Testament to Patrons and Artists Alike

I was talking to a friend of mine the other night about the struggle of being an artist while still being able to pay rent and eat—and it IS a struggle for many.  Don’t get me wrong.  I’m not comparing this struggle with that of, say, a soldier in a bunker getting shot at.  What I am saying is that there is a section of ANY populace that makes the conscious decision to create, and for the vast majority of them it leads to a bottom-of-the-food-chain status on the economic ladder.

Some do it because they can’t do anything else.  Some do it for love of the craft.  Some do it because they want to strike it rich.  Some do it… well, hell, there are lots of reasons.  We’re frequently looked at as slackers and flakes and dreamers of impossible dreams.  We’re scorned by most of the mainstream until and unless we “make it big.”  We choose to forgo the daily grind of 8 to 5 (or 6 or 7 or 8) and kowtow to masters who all-to-frequently are undeserving of the term.

There are those among humanity who would do away with the arts by doing away with artists.  We’re considered frivolous and non-contributors in many circles.  And if we don’t contribute in a manner commensurate with the mainstream, then we are an enemy to their conformist sensibilities.

But every now and again, one of us finds the perfect gig, that means to transition from no-time artist to part-time artist to—hopefully—full-time artist.  I was fortunate enough to find such a gig.  I’m able to work part-time (about 20 or so hours a week) and still pay my mortgage, car, utilities and groceries.  Granted, I have to catch up with my property tax, but I’m working on that… repairs and replacements of refrigerator, disposal, water heater and swamp-cooler all put a divot in my liquid assets.

I work as a technical writer for a growing software development company here in Denver, Colorado.  And although I don’t think the two owners at Blue Dot Solutions know it, they are patrons of the arts in the classic Renaissance sense of the phrase.  I simply could not be pursuing my writing career without the situation they’ve created for a writer.  I owe them a debt of gratitude that I someday hope to be able to repay.

The reason I’m telling you all this is that, if you’re an artist who struggles to find the time to create, do your best to find a situation that allows you to meet your fiduciary obligations with the smallest amount of time and energy invested.  Gigs like this are out there.  They take time to find… and a little luck.  You have to make the conscious decision to gamble just a little with your future.  Do your best to get down to a bare-bones existence.  Eliminate credit cards.  Don’t buy that T.V. or Playstation.  Don’t eat out, and each cheap when you eat at all.  Tighten those belts you would-be creators.  Invest in your creativity, because you have a gift and the world deserves to know about it.  It means working hard… working harder than most people will ever know, but the means justify the ends, and the satisfaction you can engender from the effort is without compare.

Create.

Q.

3 thoughts on “Testament to Patrons and Artists Alike

  1. Great post.

    I’d like to add that you have to LOVE your creativity, because if you don’t, others will intentionally or unintentionally try to get you to stop. When I began writing my book, I told my family at a dinner that I was writing it. Both my sister and sister-in-law both laughed at me cynically (that’s difference than being humorous). If you don’t love what you do, you’ll cave under. It has to be “in your soul” to do what you love to do. It’s almost like breathing, you just have to do it.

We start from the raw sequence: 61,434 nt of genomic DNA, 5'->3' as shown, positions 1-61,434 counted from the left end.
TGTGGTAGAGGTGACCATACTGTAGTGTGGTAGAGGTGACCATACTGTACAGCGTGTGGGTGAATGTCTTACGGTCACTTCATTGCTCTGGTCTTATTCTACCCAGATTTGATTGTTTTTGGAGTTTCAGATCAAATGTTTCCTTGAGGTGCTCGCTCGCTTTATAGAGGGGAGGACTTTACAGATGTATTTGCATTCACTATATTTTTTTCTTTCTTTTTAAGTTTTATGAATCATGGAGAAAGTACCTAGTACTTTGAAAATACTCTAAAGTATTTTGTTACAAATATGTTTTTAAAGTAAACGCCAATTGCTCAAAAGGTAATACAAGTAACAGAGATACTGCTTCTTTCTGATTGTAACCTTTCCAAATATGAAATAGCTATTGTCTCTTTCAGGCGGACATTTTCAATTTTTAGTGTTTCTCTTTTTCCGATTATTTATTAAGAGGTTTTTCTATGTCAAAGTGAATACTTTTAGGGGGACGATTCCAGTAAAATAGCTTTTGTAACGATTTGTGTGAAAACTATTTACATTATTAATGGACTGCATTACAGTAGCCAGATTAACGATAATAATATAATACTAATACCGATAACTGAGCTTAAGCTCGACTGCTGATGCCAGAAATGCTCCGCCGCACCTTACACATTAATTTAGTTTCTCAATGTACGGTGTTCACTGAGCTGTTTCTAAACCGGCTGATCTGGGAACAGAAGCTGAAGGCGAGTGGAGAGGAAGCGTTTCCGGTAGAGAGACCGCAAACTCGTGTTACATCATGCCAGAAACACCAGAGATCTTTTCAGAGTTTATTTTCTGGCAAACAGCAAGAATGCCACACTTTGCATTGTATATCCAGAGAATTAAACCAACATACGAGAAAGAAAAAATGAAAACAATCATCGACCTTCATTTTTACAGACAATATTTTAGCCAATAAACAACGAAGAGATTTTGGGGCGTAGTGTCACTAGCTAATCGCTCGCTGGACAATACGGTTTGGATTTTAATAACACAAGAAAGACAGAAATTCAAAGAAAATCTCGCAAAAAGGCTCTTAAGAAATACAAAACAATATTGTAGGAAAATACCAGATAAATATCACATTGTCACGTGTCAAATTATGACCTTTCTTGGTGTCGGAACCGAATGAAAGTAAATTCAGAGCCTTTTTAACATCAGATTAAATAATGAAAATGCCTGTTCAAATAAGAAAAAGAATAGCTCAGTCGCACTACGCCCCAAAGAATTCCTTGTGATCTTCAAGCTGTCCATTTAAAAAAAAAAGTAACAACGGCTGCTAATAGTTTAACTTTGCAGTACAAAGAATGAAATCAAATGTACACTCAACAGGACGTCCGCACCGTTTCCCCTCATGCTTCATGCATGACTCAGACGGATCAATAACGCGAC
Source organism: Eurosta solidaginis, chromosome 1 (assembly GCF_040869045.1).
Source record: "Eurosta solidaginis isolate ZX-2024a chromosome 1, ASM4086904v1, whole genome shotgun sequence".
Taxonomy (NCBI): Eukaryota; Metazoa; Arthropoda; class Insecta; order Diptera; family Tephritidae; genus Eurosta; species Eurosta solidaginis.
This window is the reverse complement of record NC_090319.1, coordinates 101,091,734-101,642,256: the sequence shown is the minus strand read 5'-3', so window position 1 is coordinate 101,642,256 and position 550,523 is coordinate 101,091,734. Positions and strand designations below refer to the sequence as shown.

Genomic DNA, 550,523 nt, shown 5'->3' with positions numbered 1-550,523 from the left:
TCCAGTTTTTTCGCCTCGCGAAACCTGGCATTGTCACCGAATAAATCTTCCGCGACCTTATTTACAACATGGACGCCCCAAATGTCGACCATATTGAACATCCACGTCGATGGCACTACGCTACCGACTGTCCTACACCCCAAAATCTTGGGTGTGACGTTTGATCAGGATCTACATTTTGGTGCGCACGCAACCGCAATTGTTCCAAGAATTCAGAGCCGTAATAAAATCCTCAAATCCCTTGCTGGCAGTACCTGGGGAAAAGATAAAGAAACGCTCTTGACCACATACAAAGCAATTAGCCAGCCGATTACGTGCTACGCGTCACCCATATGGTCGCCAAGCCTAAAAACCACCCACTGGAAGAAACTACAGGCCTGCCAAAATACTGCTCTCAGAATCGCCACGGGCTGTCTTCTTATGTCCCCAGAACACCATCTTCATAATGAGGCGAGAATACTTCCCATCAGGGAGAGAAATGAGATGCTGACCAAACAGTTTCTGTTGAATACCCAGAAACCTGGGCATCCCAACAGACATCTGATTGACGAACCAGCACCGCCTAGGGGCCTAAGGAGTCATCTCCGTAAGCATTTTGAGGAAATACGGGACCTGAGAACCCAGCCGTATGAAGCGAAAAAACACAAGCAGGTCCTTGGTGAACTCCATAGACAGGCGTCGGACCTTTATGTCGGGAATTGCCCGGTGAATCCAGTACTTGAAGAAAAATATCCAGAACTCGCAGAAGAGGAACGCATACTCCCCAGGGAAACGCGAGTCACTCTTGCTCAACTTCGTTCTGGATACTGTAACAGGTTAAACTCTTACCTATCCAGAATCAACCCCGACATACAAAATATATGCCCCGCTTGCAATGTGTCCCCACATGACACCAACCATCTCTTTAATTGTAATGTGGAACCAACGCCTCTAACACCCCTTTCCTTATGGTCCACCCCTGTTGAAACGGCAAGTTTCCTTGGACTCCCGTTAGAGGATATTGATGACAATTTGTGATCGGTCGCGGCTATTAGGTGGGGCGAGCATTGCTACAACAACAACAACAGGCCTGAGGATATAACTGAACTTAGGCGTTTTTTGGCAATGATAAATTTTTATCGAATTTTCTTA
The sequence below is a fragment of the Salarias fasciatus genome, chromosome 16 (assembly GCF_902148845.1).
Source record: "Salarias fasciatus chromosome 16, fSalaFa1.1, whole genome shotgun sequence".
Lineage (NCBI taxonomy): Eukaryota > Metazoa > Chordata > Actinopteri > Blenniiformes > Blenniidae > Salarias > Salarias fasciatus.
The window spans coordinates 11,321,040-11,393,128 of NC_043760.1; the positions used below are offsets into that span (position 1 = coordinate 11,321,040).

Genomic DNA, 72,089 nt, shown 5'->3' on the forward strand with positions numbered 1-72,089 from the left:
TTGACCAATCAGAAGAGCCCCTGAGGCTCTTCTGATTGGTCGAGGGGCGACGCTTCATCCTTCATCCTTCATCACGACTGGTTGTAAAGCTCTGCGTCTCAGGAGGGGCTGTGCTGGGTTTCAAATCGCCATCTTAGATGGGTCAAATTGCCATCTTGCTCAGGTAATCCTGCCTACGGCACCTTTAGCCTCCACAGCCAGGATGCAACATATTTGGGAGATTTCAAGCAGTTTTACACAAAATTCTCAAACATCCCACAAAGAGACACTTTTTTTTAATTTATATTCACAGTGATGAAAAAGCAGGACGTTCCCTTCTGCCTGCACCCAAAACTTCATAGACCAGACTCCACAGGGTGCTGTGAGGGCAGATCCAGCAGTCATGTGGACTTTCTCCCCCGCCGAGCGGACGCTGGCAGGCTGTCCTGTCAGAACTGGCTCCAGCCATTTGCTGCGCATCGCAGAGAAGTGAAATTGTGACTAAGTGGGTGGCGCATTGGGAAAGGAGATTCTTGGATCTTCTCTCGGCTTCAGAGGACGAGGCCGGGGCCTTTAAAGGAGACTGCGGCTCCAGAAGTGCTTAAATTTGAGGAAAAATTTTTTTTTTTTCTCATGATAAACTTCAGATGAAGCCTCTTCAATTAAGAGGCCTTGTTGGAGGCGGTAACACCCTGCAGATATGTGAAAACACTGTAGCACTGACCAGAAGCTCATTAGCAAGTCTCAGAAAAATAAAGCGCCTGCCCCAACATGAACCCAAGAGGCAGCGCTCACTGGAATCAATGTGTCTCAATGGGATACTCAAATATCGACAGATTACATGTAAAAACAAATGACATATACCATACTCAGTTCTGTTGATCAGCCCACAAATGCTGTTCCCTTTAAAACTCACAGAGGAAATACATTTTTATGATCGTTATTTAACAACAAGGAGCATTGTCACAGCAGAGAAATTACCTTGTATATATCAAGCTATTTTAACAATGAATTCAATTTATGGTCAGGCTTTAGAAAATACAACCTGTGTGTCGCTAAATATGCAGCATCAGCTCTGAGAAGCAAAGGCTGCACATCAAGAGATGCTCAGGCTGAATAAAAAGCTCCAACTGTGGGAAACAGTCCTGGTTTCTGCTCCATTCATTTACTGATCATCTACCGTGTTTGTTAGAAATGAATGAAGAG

If you DON’T do what you love, the life is sucked right out of you.

    Pursue it, but keep your head about you.

  2. This is a great article Q and I agree that there are many people who look at us as slackers, ne’er-do-wells and hopeless dreamers… It’s incredibly hard at times to bear that kind of criticism.

    Your article and others like it inspire us to soldier on and do what we love because it’s the dreamers, the creators and the artists who make this world a beautiful place to live in. We are the manufacturers of hope. We are the angels of joy that fly side-by-side with the Muse so that we can make this world a place worth living in. We sing the songs of the heart and, most importantly, we’re ambassadors of all that is cool.

    Thank you!! – Chaz

  3. I had to give up a career in emergency medicine at the age of 20 due to health reasons. It left me bereft and concerned that I had nothing to contribute to society if I wasn’t saving lives. Months later, I wrote a poem for a dear friend at my 9-5 job. She was charmed and inspired, and expressed an envy and admiration of my talent. Tears nearly spilled from her eyes. In that moment I finally realized the impact of art and creativity on the world in general. I realized that poetry, prose and art can influence a person’s life.

    The act of creating is a deeply personal and emotional effort. One that many people simply cannot be vulnerable enough to commit to. It’s not an easy path, but it is a meritorious one. We are all born with innate talents. And I have come to believe that the invisible talent of an artist is to inspire those around him or her. To soothe them in their trials, and shake them up when they have become stagnant.

    Flash forward 24 years. I now believe that art can occasionally save a life. But more likely, it has the potential to improve the quality of life of anyone who comes into contact with it. And I think that’s worth a little compromise and struggle to pursue what I am driven to do.

    Thank you, Quincy, for voicing what many of us believe and agree with. You inspire and encourage with your gifts. And I for one, am grateful.

    Now where are the scissors? I’m going to cut up that credit card… 😉

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